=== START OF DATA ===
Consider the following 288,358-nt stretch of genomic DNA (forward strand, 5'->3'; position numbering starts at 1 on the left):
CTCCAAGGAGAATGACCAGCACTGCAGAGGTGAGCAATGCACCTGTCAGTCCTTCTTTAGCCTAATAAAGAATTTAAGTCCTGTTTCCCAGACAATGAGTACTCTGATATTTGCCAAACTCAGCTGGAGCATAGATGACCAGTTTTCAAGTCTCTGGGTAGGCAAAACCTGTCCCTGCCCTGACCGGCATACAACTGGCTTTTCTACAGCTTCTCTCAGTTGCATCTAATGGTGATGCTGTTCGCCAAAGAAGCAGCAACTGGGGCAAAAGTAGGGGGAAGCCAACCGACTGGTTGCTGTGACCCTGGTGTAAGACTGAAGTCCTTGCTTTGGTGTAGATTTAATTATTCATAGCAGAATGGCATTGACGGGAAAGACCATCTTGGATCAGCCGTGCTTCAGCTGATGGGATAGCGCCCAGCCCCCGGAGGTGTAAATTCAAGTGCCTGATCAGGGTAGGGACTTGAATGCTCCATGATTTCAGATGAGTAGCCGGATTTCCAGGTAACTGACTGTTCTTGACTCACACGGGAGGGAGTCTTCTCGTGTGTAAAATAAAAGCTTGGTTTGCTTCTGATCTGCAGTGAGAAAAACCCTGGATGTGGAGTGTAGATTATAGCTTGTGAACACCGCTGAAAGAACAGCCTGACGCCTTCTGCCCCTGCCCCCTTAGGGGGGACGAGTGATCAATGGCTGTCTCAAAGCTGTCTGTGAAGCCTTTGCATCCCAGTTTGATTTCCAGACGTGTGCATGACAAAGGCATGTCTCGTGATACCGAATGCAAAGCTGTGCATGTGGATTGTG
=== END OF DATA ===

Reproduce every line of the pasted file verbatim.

Consider the following 288,358-nt stretch of genomic DNA (forward strand, 5'->3'; position numbering starts at 1 on the left):
CTCCAAGGAGAATGACCAGCACTGCAGAGGTGAGCAATGCACCTGTCAGTCCTTCTTTAGCCTAATAAAGAATTTAAGTCCTGTTTCCCAGACAATGAGTACTCTGATATTTGCCAAACTCAGCTGGAGCATAGATGACCAGTTTTCAAGTCTCTGGGTAGGCAAAACCTGTCCCTGCCCTGACCGGCATACAACTGGCTTTTCTACAGCTTCTCTCAGTTGCATCTAATGGTGATGCTGTTCGCCAAAGAAGCAGCAACTGGGGCAAAAGTAGGGGGAAGCCAACCGACTGGTTGCTGTGACCCTGGTGTAAGACTGAAGTCCTTGCTTTGGTGTAGATTTAATTATTCATAGCAGAATGGCATTGACGGGAAAGACCATCTTGGATCAGCCGTGCTTCAGCTGATGGGATAGCGCCCAGCCCCCGGAGGTGTAAATTCAAGTGCCTGATCAGGGTAGGGACTTGAATGCTCCATGATTTCAGATGAGTAGCCGGATTTCCAGGTAACTGACTGTTCTTGACTCACACGGGAGGGAGTCTTCTCGTGTGTAAAATAAAAGCTTGGTTTGCTTCTGATCTGCAGTGAGAAAAACCCTGGATGTGGAGTGTAGATTATAGCTTGTGAACACCGCTGAAAGAACAGCCTGACGCCTTCTGCCCCTGCCCCCTTAGGGGGGACGAGTGATCAATGGCTGTCTCAAAGCTGTCTGTGAAGCCTTTGCATCCCAGTTTGATTTCCAGACGTGTGCATGACAAAGGCATGTCTCGTGATACCGAATGCAAAGCTGTGCATGTGGATTGTG